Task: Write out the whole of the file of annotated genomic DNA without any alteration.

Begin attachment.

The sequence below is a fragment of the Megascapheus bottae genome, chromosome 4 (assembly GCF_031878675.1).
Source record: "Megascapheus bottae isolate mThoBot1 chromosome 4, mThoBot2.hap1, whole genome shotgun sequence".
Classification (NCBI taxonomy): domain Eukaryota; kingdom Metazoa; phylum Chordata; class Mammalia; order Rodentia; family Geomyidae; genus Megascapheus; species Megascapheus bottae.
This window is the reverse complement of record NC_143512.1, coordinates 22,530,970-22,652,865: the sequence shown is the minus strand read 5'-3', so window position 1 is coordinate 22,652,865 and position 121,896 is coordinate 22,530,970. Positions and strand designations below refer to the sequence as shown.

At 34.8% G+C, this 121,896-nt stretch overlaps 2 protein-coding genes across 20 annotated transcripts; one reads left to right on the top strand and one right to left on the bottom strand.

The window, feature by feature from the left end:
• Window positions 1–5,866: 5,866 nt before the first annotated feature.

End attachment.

The sequence below is a fragment of the Megascapheus bottae genome, chromosome 4 (assembly GCF_031878675.1).
Source record: "Megascapheus bottae isolate mThoBot1 chromosome 4, mThoBot2.hap1, whole genome shotgun sequence".
Classification (NCBI taxonomy): domain Eukaryota; kingdom Metazoa; phylum Chordata; class Mammalia; order Rodentia; family Geomyidae; genus Megascapheus; species Megascapheus bottae.
This window is the reverse complement of record NC_143512.1, coordinates 22,530,970-22,652,865: the sequence shown is the minus strand read 5'-3', so window position 1 is coordinate 22,652,865 and position 121,896 is coordinate 22,530,970. Positions and strand designations below refer to the sequence as shown.

At 34.8% G+C, this 121,896-nt stretch overlaps 2 protein-coding genes across 20 annotated transcripts; one reads left to right on the top strand and one right to left on the bottom strand.

The window, feature by feature from the left end:
• Window positions 1–5,866: 5,866 nt before the first annotated feature.